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Thomas, F Brent (Resopstrategies) | Piwowar, Michael (Stratum Reservoir) | Noroozi, Mehdi (Stratum Reservoir) | Apil, Ronnel (Stratum Reservoir) | Marin, Juan (Stratum Reservoir) | Gibb, William (Stratum Reservoir) | Clarkson, Carter (Stratum Reservoir) | Zhang, Hongmei (Stratum Reservoir) | Swacha, Stan (Stratum Reservoir)
The role of cycling pressure, injection gas composition, soak time and level of primary depletion before initiation of GCEOR and the importance of geology have been measured. Gas-cycling Huff and Puff operations have been analyzed in porous media exhibiting in situ oil permeabilities ranging from 20 to 2000 nD, with fluid densities between 40 and 47 API and gas-oil ratios between 800 and 2750 scf/BBL. The importance of geological properties relative to oil properties in GCEOR design was quantified along with analysis of GCEOR performance in systems exhibiting Peclet numbers changing over two orders of magnitude.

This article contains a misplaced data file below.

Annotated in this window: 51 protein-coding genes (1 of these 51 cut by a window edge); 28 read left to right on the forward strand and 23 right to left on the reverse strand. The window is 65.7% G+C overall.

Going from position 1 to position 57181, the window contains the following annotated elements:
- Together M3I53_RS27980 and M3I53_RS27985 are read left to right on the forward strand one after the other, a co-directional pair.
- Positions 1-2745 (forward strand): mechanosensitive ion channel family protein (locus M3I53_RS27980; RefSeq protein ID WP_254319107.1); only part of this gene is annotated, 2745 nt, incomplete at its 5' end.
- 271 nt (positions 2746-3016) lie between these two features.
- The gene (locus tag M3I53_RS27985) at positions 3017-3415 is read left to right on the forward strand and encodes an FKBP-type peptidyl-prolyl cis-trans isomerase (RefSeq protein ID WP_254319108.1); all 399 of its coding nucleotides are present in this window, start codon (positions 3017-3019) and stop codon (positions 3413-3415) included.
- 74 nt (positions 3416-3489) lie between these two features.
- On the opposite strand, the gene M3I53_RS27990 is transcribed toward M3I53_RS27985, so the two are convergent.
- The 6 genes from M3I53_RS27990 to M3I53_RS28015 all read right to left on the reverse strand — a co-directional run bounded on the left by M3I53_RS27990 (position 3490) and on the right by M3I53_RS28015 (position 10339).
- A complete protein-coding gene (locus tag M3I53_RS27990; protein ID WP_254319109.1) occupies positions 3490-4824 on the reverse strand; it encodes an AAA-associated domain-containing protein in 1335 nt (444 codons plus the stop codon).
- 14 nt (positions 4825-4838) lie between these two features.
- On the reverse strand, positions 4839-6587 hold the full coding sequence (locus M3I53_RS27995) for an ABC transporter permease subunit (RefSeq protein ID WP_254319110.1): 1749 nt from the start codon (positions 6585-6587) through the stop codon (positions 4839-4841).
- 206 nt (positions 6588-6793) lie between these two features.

High-permeability fracs and very low permeability matrix have been combined into a novel patent-pending laboratory equipment design whereby large hydrocarbon pore volumes with live reservoir fluids are used. Flow between matrix and fracture(s) is induced by scaling field operations to lab-size experiments and inducing differential pressure gradients between matrix and frac during Huff and Puff cycles. Produced gas, liquid and recombined fluid compositions, as a function of time, are measured along with produced liquid densities. Full reservoir conditions are reproduced and Primary Depletion followed by Huff and Puff GCEOR are evaluated, while changing the design parameters listed above. This work has been performed on diverse oil and rock properties. With this equipment various fluids can be tested in diverse porous media whereby the relative importance of rock properties on GCEOR performance is measured. Moreover, for porous media that exhibit broad pore size distributions, or micro-scale heterogeneity, the efficacy of conformance control agents can be evaluated.